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Practical steps for businesses affected by Carillion’s liquidation

Article posted: 15th January 2018

News that Carillion, the UK’s second largest building contractor, has gone into liquidation will be creating uncertainty for suppliers and sub-contractors to the company.

The ripples of Carillion’s liquidation are going to be felt far and wide, but we are hoping that the impacts are not life threatening for businesses in London and Kent.

The liquidator, PWC, says that the company is continuing to trade and is advising suppliers and subcontractors to continue to provide goods and services as normal, under existing contracts, terms and conditions. It says that goods and services supplied from the date of the Official Receiver’s appointment onwards will be paid for adding that it will be soon sending a letter with further instructions to suppliers.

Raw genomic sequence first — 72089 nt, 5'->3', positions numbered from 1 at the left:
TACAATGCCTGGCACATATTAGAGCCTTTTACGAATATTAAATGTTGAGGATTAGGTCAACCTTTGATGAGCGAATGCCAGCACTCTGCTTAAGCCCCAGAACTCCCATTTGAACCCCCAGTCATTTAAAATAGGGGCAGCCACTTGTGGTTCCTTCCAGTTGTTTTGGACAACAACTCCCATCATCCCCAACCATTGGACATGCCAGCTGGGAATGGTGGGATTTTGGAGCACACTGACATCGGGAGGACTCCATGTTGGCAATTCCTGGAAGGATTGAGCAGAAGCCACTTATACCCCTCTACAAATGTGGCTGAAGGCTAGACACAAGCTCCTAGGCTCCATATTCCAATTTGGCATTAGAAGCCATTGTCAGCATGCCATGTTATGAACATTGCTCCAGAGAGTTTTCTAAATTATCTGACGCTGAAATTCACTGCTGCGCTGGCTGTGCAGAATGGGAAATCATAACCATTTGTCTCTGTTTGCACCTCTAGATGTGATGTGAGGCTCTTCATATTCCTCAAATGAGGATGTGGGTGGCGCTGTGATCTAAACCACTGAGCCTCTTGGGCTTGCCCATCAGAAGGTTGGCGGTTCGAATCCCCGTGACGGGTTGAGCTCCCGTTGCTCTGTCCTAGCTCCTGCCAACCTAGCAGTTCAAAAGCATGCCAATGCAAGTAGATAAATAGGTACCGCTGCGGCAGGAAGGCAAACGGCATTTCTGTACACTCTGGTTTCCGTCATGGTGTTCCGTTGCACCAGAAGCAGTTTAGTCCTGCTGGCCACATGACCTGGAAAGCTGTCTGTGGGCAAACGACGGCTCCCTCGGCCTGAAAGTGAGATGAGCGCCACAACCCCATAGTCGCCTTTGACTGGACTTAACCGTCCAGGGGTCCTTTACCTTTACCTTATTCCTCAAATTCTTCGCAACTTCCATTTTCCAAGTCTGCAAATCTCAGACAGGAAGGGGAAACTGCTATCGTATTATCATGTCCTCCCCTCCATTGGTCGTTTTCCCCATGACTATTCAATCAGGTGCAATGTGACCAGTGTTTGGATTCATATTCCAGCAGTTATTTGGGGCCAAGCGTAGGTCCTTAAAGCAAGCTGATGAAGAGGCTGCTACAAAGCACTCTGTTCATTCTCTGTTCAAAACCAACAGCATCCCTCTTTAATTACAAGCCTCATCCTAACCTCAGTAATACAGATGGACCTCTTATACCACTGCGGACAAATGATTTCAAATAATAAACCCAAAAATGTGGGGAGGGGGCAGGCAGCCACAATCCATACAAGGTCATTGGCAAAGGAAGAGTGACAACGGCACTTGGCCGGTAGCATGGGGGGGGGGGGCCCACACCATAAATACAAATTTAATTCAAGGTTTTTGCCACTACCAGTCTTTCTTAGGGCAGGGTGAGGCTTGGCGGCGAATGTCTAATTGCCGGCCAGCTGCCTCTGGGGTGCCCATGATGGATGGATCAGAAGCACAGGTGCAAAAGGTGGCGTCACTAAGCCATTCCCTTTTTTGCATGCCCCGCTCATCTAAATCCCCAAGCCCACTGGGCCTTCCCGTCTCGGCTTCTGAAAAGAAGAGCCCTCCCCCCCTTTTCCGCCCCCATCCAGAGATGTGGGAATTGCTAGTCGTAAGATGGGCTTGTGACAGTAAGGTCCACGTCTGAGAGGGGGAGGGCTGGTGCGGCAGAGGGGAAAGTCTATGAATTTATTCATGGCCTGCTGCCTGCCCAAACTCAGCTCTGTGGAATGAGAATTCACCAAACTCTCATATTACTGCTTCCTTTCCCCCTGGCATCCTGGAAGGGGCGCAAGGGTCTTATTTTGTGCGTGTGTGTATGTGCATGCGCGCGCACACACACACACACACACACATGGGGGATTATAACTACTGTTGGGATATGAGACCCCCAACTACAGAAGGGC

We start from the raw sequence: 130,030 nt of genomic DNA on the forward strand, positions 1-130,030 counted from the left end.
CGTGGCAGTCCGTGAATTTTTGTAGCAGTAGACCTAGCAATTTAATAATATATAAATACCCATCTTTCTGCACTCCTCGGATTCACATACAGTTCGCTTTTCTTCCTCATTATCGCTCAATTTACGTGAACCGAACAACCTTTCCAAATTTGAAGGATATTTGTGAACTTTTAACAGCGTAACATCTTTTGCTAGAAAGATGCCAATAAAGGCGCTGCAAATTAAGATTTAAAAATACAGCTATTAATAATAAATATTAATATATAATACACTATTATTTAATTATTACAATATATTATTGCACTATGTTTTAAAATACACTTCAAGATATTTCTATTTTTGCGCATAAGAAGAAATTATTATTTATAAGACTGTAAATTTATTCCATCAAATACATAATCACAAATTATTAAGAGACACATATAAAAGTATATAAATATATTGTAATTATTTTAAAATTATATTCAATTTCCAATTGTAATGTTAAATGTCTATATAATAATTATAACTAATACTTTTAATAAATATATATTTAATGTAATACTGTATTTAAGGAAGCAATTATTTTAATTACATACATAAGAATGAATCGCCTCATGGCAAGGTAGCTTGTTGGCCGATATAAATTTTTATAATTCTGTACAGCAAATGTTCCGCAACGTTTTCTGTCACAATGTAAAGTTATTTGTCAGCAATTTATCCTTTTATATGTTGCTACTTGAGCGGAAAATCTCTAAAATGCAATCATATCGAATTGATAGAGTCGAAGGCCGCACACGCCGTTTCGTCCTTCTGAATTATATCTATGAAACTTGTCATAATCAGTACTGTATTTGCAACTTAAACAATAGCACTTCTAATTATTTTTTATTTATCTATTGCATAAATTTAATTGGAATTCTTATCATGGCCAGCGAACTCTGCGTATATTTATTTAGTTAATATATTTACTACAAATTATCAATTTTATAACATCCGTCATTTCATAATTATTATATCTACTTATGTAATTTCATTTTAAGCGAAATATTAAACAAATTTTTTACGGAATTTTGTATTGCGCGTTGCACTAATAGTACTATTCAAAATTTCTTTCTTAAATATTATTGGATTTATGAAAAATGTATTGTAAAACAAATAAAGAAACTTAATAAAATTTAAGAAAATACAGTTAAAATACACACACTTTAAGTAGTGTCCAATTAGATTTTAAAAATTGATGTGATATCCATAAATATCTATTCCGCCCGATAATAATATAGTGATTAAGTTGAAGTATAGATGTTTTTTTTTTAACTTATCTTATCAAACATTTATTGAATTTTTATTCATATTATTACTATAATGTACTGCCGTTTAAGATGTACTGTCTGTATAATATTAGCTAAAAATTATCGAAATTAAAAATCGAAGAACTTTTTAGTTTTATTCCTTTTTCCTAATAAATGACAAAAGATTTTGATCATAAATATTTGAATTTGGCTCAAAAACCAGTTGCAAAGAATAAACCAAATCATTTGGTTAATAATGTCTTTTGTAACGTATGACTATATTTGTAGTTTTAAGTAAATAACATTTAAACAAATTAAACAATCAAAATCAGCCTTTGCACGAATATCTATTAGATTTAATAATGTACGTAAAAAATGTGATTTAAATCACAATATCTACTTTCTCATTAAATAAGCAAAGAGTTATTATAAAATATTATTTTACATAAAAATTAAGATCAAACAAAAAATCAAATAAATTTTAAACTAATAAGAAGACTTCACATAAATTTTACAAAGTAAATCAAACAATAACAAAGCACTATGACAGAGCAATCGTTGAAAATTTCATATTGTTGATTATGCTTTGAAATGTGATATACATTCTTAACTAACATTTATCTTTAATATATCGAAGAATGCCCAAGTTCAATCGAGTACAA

Meanwhile, there are practical steps that suppliers and sub-contractors affected by this development can take:

  1. If you haven’t been paid for goods or services you’ve supplied to Carillion in liquidation, then register as a creditor. Details on how to do this are available through The Insolvency Service website.
  2. If you are expecting cash flow to be an issue in the immediate term take immediate measures to mitigate the impact, look at alternative sources of finance, and potentially contact your bank to see if they would be prepared to provide some temporary support.
  3. Contact HMRC’s Business Payment Support Helpline, which is available on 0300 200 3835, to advise that your business is impacted and ask for future tax liabilities to be deferred in the short term. 
  4. Regularly check the liquidator’s website for suppliers to keep up-to-date on the situation. The page includes an email address and key information to include in any approach to the liquidators.

During this period of uncertainty, it’s vitally important that HMRC’s Business Payment Support Helpline is amenable to requests for help from businesses affected by Carillion’s liquidation. For many SME and family businesses, such leniency could be the difference between surviving or going under.

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